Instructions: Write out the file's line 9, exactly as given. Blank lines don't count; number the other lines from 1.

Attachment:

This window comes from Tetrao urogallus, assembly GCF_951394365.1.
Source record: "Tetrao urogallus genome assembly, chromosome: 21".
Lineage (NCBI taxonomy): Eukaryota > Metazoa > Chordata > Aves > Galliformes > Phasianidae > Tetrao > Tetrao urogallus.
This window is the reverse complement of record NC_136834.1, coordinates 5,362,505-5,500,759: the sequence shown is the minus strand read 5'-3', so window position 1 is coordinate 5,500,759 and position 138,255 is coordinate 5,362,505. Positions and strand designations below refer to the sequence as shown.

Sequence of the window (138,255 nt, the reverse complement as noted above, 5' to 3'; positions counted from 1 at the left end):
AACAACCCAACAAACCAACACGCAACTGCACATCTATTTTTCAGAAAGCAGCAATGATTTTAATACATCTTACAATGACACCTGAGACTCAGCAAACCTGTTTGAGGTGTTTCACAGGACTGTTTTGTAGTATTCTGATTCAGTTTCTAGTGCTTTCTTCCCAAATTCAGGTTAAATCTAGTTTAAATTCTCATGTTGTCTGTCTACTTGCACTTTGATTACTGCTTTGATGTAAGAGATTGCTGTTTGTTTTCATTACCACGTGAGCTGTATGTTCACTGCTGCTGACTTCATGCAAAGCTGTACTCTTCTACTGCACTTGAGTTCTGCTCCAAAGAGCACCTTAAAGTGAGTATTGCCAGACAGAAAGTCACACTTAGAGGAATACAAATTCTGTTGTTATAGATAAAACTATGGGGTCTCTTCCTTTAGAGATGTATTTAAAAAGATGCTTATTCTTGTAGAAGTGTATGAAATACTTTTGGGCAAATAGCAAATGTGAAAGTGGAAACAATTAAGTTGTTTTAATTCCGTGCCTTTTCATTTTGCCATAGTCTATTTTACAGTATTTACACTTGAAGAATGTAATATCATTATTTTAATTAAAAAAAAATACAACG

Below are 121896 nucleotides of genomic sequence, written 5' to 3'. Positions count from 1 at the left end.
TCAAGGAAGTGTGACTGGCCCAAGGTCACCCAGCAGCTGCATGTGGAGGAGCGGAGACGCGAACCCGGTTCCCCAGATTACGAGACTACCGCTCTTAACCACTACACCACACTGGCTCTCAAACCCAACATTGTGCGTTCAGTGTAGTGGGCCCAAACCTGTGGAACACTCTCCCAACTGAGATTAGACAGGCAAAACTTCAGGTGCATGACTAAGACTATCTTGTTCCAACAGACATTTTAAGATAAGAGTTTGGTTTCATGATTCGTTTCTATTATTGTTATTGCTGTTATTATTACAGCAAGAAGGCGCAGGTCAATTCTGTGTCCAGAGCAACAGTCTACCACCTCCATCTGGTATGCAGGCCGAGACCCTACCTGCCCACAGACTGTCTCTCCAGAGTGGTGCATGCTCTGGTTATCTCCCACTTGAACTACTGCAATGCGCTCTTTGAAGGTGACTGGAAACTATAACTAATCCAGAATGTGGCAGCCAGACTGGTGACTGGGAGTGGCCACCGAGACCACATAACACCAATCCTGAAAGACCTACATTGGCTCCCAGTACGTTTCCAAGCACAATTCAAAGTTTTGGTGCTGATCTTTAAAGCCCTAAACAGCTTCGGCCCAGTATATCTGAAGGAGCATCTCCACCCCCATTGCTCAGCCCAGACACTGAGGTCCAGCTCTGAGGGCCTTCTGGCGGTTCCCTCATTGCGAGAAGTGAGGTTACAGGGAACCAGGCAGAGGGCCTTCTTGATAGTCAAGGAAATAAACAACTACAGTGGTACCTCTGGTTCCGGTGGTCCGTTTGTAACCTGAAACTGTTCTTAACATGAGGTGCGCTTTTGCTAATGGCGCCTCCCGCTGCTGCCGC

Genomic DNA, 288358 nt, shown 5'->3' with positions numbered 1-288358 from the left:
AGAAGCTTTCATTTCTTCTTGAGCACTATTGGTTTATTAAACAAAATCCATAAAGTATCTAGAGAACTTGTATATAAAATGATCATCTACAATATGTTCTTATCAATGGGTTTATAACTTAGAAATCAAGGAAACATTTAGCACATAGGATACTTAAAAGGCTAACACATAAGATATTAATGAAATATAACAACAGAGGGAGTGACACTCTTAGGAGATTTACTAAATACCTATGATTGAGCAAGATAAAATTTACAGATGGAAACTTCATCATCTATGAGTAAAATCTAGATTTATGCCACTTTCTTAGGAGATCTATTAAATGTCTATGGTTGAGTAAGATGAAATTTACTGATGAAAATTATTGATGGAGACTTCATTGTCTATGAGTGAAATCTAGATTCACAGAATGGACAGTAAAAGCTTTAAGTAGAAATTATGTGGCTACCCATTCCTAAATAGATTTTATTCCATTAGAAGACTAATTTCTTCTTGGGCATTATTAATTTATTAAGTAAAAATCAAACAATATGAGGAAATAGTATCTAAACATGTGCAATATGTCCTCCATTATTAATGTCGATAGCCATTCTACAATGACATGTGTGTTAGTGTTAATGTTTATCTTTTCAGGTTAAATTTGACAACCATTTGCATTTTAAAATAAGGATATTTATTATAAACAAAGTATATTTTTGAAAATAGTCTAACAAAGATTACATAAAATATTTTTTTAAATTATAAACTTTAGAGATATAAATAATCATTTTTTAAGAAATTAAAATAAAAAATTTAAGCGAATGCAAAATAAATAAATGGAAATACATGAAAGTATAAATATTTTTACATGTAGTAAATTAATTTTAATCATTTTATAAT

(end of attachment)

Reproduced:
Genomic DNA, 288358 nt, shown 5'->3' with positions numbered 1-288358 from the left: